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SAM Serves as Key Step in Selling to Government

The government must keep going, in good times and in bad.

Many small businesses that are involved in government contracting have learned that this stability means federal, state, and local government agencies can be a tremendous and steady source of income. And it’s a market that exists for more than just major-league defense contractors. Small business owners are sometimes astonished when they realize they are capable of supplying a product or service that the government needs.

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On Growth: CIRAS Has Tools to Find New Technologies or New Markets

Earlier this year, Deere & Co. announced the $4.88 billion purchase of Wirtgen Group, a German company that makes construction equipment used in building roads. Analysts touted it at the time as something that would help the farm machinery manufacturer diversify and ease its dependence on agriculture.

Why is this important? Because it illustrates the realities of growing a business: there are only two real paths to do it in a lasting way—creating new products and/or finding new markets.

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CIRAS Helps Frog Legs Smoothly Transition to Carbon Fiber Wheelchair Wheels

An Iowa manufacturer of wheelchair wheels and caster forks has begun selling stronger and lighter versions of those products—thanks partly to CIRAS’ help in testing and refining what the company describes as “the world’s first carbon fiber wheel set.”

Ottumwa-based Frog Legs Inc., which has sold aluminum wheelchair wheels and suspensions since 1997, began selling a new carbon fiber version of its products earlier this year.

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State of the State: Looking for Clues to Competitiveness in Iowa’s Manufacturing Wages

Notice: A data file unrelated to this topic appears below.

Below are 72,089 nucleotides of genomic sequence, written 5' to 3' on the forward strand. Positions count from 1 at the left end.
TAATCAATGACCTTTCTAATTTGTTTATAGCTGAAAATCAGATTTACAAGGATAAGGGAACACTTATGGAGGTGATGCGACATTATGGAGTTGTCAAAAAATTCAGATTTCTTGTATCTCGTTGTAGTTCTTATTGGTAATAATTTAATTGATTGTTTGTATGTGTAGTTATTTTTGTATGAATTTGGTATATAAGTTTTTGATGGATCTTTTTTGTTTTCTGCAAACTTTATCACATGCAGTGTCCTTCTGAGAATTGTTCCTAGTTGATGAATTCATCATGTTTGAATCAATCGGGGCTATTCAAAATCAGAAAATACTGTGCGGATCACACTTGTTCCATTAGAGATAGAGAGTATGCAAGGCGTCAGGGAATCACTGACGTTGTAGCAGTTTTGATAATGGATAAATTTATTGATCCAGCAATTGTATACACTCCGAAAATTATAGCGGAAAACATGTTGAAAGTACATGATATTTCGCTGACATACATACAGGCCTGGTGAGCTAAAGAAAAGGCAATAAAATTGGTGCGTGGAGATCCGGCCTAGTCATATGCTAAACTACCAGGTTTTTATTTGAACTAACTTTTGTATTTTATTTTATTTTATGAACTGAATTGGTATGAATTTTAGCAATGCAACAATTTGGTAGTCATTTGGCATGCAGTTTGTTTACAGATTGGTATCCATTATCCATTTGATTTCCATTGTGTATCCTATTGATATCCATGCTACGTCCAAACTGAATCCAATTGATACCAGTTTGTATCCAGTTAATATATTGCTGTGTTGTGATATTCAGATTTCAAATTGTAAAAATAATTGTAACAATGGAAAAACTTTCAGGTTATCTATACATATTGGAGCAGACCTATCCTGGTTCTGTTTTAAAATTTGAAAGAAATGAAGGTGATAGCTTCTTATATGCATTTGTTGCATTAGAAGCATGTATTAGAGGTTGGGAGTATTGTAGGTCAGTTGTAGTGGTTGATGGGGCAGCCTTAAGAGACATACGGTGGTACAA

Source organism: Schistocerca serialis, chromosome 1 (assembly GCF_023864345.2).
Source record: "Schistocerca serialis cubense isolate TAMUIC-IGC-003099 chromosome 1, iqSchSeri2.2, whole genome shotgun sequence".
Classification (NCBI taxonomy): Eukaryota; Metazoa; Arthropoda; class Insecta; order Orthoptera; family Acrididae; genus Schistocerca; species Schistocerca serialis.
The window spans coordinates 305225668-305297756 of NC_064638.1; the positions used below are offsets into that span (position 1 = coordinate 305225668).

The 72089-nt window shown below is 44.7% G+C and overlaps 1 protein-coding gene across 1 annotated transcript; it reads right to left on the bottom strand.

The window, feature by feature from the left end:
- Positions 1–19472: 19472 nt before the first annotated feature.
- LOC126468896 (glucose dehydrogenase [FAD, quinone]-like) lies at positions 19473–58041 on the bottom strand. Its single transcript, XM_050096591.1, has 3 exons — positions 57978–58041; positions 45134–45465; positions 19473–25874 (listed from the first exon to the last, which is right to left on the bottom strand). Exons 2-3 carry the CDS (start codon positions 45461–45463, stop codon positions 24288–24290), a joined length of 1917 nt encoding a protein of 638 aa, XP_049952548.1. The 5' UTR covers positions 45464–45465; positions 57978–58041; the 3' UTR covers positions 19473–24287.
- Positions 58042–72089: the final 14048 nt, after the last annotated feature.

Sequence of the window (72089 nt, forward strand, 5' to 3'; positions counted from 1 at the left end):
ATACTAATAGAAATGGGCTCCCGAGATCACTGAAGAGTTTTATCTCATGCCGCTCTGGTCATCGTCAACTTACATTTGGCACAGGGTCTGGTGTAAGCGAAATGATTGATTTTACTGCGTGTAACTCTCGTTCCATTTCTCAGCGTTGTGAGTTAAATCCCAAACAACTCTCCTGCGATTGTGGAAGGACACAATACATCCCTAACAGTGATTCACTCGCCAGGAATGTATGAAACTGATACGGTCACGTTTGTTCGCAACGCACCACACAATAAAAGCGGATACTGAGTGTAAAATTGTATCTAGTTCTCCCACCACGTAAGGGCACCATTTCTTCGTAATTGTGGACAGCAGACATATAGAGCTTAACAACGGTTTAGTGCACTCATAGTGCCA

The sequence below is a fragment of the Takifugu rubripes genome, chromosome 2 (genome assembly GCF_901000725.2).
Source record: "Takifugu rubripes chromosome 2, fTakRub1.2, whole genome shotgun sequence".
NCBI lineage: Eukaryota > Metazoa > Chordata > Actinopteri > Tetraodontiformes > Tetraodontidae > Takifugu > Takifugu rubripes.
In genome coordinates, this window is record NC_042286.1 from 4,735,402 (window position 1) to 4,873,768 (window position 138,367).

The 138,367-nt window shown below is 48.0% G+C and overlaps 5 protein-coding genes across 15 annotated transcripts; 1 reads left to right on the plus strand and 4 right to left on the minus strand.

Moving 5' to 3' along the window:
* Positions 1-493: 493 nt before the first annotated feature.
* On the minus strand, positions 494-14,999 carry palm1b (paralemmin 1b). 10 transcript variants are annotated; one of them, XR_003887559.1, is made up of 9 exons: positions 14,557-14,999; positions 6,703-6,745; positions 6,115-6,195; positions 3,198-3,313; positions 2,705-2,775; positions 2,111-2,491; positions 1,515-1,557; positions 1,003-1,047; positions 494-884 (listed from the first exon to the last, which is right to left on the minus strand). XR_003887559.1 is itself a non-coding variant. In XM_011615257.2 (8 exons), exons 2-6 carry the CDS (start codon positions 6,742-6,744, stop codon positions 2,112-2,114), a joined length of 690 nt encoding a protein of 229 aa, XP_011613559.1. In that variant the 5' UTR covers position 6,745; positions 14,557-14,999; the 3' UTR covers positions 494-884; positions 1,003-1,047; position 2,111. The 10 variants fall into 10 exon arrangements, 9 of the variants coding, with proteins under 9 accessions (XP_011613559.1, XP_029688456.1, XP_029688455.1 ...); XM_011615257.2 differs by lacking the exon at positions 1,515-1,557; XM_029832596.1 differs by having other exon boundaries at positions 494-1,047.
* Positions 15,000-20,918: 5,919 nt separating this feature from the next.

Wage levels both reflect and influence the competitiveness of Iowa’s manufacturing sector. The average manufacturing worker in Iowa earned $42,470 in 2015, about 86 percent of the national average. Accounting for Iowa’s lower cost of living improves the picture, boosting the state’s pay on a price parity basis to 95 percent of the U.S. average.

The pay differential* for Iowa’s manufacturing workers varies by the type of work they perform. Iowa’s average production worker, for example, earns 104 percent of the average U.S. production worker’s wage. Iowa‘s engineering-related workers average just 90 cents for every dollar earned by their national peers.

This article demonstrates how closer attention to wage distributions might inform the state’s innovation and workforce attraction/retention efforts. For our example, we classify Iowa and U.S. manufacturing jobs along two dimensions: occupation and inferred skill or experience level. Nine occupational groups are considered, which together account for 95 percent of all manufacturing jobs.

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Iowa Program Helps Companies Afford Some Added Expertise—By Adding Interns

Interns at ALMACO get much more than an overview of the company’s custom-built agricultural equipment. They become part of the team.

Brian Carr, ALMACO’s vice president of engineering, said student employees at the Nevada-based company get directly involved in completing projects—from initial design, through problem-solving challenges, to the eventual result.

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 Gross-Wen Technologies: Using Algae to Clean City Sewage

A pioneering enterprise formed to treat municipal and industrial wastewater with algae hopes to launch into large-scale operation this summer with construction of its first functional, city-sized test facility in Dallas Center, Iowa.

Gross-Wen Technologies, a company launched by Iowa State University researcher Martin Gross and professor Zhiyou Wen, has been working for roughly two years on plans to turn its discoveries into a two-pronged business. The Gross-Wen approach uses tanks of wastewater, vertical conveyor belts, and a special biofilm to grow and harvest the algae. Once water treatment is complete, the algae can be scraped off the belts and sold as a fertilizer, effectively subsidizing the cost of running a large-scale treatment system.7

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CIRAS Helps Frog Legs Make Smooth Transition to Carbon Fiber Wheelchair Wheels

An Iowa manufacturer of wheelchair wheels and caster forks has begun selling stronger and lighter versions of those products—thanks partly to CIRAS’ help in testing and refining what the company describes as “the world’s first carbon fiber wheel set.”

Ottumwa-based Frog Legs Inc., which has sold aluminum wheelchair wheels and suspensions since 1997, began selling a new carbon fiber version of its products earlier this year.

[Read More ...]